(a) continuous signals which are associated with broadcasting, data services, and common carrier operations;
(b) regular periodic transmissions such as are found in radar and polling based data systems;
(c) bursty, long-duration (0.5 tens of seconds) traffic of a random nature, primarily even-driven system such as push-to-talk voice, to interrogative data communications services;
(d) rapid (less than 0.5 second) bursty data traffic from frequency hopping spread spectrum systems; and
(e) wideband low-energy signals from direct sequence spread spectrum and ultra-wideband (UWB) communication systems.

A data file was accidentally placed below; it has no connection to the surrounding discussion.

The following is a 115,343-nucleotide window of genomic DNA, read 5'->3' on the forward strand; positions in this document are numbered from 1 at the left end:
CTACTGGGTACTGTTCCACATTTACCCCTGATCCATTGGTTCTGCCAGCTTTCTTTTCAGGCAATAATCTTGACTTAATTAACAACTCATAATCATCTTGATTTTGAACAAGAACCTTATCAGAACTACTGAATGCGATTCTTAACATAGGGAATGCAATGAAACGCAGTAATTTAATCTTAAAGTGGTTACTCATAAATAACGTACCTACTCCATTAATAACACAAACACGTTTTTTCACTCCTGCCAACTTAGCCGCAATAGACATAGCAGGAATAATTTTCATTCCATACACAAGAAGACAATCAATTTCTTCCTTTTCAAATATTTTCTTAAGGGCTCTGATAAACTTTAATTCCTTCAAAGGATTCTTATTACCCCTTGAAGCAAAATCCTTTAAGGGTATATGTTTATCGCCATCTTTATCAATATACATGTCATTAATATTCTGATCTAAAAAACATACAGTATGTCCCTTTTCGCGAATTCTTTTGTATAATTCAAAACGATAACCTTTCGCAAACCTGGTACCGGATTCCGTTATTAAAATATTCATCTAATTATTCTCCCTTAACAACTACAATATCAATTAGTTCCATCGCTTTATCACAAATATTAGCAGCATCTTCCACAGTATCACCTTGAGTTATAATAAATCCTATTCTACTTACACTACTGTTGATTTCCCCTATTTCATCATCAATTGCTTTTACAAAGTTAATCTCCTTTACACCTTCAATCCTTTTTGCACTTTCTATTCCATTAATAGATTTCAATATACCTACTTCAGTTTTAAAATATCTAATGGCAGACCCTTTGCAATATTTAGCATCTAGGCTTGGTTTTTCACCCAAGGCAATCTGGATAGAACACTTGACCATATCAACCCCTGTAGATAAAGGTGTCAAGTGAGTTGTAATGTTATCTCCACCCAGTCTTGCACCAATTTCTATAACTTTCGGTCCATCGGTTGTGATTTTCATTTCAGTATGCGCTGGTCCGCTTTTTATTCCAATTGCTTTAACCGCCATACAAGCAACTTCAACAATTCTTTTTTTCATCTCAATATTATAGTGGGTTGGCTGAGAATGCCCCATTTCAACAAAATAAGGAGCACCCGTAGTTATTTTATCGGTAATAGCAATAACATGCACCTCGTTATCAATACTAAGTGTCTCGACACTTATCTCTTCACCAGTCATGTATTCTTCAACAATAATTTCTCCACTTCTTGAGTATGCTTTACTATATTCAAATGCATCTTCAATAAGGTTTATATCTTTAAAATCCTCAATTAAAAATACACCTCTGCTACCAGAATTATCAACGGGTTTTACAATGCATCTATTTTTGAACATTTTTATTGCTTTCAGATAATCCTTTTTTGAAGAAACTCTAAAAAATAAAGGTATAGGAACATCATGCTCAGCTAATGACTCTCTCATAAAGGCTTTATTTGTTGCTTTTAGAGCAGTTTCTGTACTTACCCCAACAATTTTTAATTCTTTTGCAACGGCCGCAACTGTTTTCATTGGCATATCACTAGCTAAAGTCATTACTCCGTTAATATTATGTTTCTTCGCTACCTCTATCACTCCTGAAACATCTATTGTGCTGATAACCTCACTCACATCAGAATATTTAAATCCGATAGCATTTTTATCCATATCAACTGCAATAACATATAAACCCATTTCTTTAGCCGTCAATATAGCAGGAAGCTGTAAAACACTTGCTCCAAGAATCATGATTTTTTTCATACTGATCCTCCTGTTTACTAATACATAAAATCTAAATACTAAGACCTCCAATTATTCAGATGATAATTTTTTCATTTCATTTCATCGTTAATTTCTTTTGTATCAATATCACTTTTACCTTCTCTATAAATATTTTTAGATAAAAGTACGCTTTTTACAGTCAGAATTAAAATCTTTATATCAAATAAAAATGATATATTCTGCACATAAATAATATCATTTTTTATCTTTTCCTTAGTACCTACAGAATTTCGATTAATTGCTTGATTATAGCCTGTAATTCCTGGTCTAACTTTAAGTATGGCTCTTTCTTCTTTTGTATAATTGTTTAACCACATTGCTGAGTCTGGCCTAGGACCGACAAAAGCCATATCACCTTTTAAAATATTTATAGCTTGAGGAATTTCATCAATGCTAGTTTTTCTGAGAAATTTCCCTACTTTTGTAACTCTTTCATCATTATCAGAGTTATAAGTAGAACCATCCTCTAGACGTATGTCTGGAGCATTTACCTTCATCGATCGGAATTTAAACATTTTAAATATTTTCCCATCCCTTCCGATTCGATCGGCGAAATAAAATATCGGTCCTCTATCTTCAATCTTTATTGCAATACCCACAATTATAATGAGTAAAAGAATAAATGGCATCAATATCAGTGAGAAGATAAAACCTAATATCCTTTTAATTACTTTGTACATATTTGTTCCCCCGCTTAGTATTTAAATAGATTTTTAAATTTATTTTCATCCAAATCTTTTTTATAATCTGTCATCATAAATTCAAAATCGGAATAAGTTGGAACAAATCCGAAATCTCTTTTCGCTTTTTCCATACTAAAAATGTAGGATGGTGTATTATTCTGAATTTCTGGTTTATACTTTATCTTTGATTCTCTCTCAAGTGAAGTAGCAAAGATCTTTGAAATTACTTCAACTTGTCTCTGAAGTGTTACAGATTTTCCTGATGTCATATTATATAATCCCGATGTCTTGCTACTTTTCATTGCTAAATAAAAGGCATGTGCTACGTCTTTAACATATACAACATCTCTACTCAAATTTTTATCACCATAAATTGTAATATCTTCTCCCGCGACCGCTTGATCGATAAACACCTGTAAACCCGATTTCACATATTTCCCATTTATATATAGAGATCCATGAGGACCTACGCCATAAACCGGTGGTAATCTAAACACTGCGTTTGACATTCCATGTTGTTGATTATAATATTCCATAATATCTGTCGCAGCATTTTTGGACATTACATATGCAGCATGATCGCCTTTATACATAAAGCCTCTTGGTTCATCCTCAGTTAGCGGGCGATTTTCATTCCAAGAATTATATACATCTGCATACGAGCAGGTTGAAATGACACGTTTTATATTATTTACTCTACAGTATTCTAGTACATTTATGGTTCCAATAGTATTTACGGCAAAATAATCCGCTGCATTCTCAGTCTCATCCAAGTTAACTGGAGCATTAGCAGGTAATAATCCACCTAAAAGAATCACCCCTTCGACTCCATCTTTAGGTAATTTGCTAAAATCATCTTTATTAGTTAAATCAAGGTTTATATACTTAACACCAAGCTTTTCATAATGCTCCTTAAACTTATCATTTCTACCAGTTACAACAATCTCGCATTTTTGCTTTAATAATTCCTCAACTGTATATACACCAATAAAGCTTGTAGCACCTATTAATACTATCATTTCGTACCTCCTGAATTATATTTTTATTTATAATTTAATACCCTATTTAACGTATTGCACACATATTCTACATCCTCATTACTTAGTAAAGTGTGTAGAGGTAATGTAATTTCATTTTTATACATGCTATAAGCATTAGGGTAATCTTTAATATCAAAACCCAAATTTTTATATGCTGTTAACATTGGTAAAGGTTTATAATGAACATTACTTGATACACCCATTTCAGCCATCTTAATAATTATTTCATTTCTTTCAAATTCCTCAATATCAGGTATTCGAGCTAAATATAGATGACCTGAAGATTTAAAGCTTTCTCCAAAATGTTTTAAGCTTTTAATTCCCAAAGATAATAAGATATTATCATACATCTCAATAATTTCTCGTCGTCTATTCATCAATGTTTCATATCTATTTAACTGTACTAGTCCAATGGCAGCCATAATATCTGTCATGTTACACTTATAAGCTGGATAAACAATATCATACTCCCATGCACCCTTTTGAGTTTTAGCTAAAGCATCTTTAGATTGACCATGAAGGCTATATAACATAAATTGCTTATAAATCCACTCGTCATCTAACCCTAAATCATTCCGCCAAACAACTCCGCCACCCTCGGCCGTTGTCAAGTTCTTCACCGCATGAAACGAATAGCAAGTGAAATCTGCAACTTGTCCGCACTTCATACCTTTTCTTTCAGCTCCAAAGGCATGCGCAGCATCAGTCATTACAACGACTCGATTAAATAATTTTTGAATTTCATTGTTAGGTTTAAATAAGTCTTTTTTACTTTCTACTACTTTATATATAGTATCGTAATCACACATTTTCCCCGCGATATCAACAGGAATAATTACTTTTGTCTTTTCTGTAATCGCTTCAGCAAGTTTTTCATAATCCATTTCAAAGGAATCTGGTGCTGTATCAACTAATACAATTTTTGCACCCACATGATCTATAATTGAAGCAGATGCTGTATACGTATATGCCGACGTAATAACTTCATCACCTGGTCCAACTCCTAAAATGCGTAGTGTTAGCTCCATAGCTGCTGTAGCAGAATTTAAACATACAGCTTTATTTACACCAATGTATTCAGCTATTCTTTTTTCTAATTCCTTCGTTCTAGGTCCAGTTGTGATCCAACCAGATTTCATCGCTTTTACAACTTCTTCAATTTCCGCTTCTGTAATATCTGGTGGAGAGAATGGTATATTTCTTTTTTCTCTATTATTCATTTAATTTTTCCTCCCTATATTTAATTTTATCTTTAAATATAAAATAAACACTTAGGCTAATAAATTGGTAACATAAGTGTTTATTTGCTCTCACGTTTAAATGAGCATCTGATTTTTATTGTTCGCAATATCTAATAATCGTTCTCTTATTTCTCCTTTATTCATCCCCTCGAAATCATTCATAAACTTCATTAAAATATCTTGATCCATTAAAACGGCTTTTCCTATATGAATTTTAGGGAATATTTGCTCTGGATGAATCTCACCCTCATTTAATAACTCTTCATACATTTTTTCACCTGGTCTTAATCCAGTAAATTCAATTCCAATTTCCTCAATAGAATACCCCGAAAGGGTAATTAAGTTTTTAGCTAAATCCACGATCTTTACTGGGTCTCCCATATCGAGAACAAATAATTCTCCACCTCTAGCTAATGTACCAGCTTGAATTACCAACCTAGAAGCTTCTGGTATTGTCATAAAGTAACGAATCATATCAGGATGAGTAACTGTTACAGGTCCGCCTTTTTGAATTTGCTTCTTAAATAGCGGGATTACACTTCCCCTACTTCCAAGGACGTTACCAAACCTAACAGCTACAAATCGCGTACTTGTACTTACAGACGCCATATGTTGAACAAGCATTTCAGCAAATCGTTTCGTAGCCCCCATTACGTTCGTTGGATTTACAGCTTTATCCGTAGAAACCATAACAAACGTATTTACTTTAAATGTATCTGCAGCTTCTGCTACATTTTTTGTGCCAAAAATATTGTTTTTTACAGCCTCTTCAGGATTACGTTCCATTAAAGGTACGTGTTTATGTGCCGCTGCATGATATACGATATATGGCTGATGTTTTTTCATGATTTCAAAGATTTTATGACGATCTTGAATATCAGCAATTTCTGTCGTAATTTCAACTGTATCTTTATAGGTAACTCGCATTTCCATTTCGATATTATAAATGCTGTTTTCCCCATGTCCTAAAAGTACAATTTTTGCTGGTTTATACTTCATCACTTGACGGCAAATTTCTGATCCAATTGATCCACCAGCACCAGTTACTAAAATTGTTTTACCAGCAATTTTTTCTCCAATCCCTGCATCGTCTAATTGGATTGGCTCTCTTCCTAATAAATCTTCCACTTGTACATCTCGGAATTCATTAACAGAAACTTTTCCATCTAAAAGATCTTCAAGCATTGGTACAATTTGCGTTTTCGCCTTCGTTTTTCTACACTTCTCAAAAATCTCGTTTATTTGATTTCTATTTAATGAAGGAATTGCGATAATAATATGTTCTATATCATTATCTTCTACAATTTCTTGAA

Signals in the first category are readily avoided by the basic channel selection algorithm of avoiding channels that are currently in use, since they will be present in each current spectrum scan, barring failures in the transmitting apparatus or occasional signal cancellation due to multipath effects at the receiver. Failure of a transmitter can present a window of opportunity to allow the short term reuse of the channel by the spectrum sharing system until the broadcast signal reappears. Loss of signal from a short term multipath cancellation effect would not present such an opportunity, and is effectively dealt with through the prediction algorithm presented here. In one aspect, the channel usage predictive algorithm will ensure that a long-term broadcast signal that weakens for a short period (several seconds) will still be ranked low based on the prior measured signals on that channel, and thus it will not be selected unless there are no other available channels with lower occupancy and less likelihood of interference. In addition to analog and digital broadcasting, continuous or nearly continuous operation is seen in digital paging systems, CDMA cellular communications systems, and as idle tones on older analog voice communications systems such as IMTS. High volume packet data systems may also exhibit these characteristics.